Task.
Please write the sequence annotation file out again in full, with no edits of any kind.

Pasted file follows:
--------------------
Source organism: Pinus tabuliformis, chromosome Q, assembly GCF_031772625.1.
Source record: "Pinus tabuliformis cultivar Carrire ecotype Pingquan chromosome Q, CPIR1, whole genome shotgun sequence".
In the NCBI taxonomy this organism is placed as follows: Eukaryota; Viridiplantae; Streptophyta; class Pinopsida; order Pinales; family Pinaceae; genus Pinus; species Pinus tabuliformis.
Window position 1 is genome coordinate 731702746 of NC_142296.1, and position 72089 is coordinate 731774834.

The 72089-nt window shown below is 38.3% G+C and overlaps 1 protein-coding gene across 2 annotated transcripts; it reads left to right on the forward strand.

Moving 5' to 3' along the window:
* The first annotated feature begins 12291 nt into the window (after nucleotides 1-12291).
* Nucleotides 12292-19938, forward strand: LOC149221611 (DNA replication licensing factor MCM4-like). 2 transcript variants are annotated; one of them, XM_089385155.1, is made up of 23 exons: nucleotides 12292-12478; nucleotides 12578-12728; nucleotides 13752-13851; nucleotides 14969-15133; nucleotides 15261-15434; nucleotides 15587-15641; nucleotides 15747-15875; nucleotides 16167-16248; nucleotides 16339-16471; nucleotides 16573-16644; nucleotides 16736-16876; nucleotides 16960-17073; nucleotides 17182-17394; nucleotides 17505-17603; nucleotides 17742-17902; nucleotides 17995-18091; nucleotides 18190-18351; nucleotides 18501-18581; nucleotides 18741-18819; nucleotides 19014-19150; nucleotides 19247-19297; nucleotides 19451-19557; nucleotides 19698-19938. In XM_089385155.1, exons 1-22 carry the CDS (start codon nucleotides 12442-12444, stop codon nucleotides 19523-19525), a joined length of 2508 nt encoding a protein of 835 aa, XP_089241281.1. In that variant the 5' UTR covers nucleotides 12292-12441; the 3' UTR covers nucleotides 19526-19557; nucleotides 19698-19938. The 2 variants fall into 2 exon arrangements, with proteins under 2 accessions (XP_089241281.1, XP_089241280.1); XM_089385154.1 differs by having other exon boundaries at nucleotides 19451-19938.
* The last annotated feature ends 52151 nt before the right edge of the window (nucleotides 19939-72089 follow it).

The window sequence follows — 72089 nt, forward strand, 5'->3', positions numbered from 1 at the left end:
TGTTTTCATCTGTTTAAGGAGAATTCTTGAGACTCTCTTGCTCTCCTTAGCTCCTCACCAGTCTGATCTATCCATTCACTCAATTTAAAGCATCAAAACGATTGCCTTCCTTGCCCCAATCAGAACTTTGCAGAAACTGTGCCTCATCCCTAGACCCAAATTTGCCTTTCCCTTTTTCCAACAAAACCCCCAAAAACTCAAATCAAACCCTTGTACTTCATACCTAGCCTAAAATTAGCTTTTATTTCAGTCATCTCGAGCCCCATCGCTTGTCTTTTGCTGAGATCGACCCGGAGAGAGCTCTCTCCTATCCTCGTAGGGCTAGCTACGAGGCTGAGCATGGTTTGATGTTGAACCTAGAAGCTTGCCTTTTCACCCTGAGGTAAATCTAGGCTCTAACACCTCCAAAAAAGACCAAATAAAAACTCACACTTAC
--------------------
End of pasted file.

Source organism: Pinus tabuliformis, chromosome Q, assembly GCF_031772625.1.
Source record: "Pinus tabuliformis cultivar Carrire ecotype Pingquan chromosome Q, CPIR1, whole genome shotgun sequence".
In the NCBI taxonomy this organism is placed as follows: Eukaryota; Viridiplantae; Streptophyta; class Pinopsida; order Pinales; family Pinaceae; genus Pinus; species Pinus tabuliformis.
Window position 1 is genome coordinate 731702746 of NC_142296.1, and position 72089 is coordinate 731774834.

The 72089-nt window shown below is 38.3% G+C and overlaps 1 protein-coding gene across 2 annotated transcripts; it reads left to right on the forward strand.

Moving 5' to 3' along the window:
* The first annotated feature begins 12291 nt into the window (after nucleotides 1-12291).
* Nucleotides 12292-19938, forward strand: LOC149221611 (DNA replication licensing factor MCM4-like). 2 transcript variants are annotated; one of them, XM_089385155.1, is made up of 23 exons: nucleotides 12292-12478; nucleotides 12578-12728; nucleotides 13752-13851; nucleotides 14969-15133; nucleotides 15261-15434; nucleotides 15587-15641; nucleotides 15747-15875; nucleotides 16167-16248; nucleotides 16339-16471; nucleotides 16573-16644; nucleotides 16736-16876; nucleotides 16960-17073; nucleotides 17182-17394; nucleotides 17505-17603; nucleotides 17742-17902; nucleotides 17995-18091; nucleotides 18190-18351; nucleotides 18501-18581; nucleotides 18741-18819; nucleotides 19014-19150; nucleotides 19247-19297; nucleotides 19451-19557; nucleotides 19698-19938. In XM_089385155.1, exons 1-22 carry the CDS (start codon nucleotides 12442-12444, stop codon nucleotides 19523-19525), a joined length of 2508 nt encoding a protein of 835 aa, XP_089241281.1. In that variant the 5' UTR covers nucleotides 12292-12441; the 3' UTR covers nucleotides 19526-19557; nucleotides 19698-19938. The 2 variants fall into 2 exon arrangements, with proteins under 2 accessions (XP_089241281.1, XP_089241280.1); XM_089385154.1 differs by having other exon boundaries at nucleotides 19451-19938.
* The last annotated feature ends 52151 nt before the right edge of the window (nucleotides 19939-72089 follow it).

The window sequence follows — 72089 nt, forward strand, 5'->3', positions numbered from 1 at the left end:
TGTTTTCATCTGTTTAAGGAGAATTCTTGAGACTCTCTTGCTCTCCTTAGCTCCTCACCAGTCTGATCTATCCATTCACTCAATTTAAAGCATCAAAACGATTGCCTTCCTTGCCCCAATCAGAACTTTGCAGAAACTGTGCCTCATCCCTAGACCCAAATTTGCCTTTCCCTTTTTCCAACAAAACCCCCAAAAACTCAAATCAAACCCTTGTACTTCATACCTAGCCTAAAATTAGCTTTTATTTCAGTCATCTCGAGCCCCATCGCTTGTCTTTTGCTGAGATCGACCCGGAGAGAGCTCTCTCCTATCCTCGTAGGGCTAGCTACGAGGCTGAGCATGGTTTGATGTTGAACCTAGAAGCTTGCCTTTTCACCCTGAGGTAAATCTAGGCTCTAACACCTCCAAAAAAGACCAAATAAAAACTCACACTTAC